CHAMPAIGN, Ill. Scientists have designed a synthetic protein that is both a structural model and a functional model of a native protein, nitric-oxide reductase.
The designed protein "provides an excellent model system for studying nitric-oxide reductase, and for creating biocatalysts for biotechnological, environmental and pharmaceutical applications," said University of Illinois chemistry professor Yi Lu, who directed the work.
"Through rational design, we can better understand native proteins, and maybe make one that is more efficient, more stable or more functional," Lu said.
While considerable progress has been made in designing proteins that mimic the structure of native proteins, the goal of reproducing both the structure and the function of native proteins especially metal-containing proteins called metalloproteins has been elusive.
Lu's research group, including lead author Natasha Yeung, and collaborators at the University of Illinois and at Brookhaven National Laboratory, are among the first to design a protein that mimics both the structure and the function of a metalloprotein. The researchers described their work in the journal Nature, published online on Nov. 25.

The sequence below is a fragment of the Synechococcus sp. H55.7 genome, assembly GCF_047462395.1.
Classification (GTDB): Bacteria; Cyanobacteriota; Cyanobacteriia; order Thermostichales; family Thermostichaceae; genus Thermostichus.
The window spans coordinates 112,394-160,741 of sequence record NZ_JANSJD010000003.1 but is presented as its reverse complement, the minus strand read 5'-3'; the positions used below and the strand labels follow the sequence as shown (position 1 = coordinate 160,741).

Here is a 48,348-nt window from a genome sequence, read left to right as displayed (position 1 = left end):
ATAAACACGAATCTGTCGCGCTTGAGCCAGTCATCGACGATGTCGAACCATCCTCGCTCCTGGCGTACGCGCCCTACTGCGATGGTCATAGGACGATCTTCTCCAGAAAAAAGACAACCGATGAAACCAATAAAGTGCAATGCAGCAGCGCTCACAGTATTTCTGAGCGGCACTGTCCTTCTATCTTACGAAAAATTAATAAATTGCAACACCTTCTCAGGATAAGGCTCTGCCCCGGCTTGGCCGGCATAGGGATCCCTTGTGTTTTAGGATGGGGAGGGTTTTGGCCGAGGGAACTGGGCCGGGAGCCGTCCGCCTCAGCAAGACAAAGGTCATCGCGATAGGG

Nitric-oxide reductase is a key enzyme in the nitrogen cycle that is critical for life. Nitric oxide plays a key role in cell signaling and host-pathogen responses. Therefore, study of nitric-oxide reductase is an important step toward understanding these physiological and pathological processes.
It has been difficult to study nitric-oxide reductase, however, as it is a membrane protein that is not water soluble.
To mimic the structure and function of nitric-oxide reductase, the researchers began with myoglobin, a small muscle protein. Although smaller than nitric-oxide reductase and water soluble, myoglobin can reproduce key features of the native system. Into this scaffold protein the researchers engineered a new iron bind
|Contact: James E. Kloeppel|
University of Illinois at Urbana-Champaign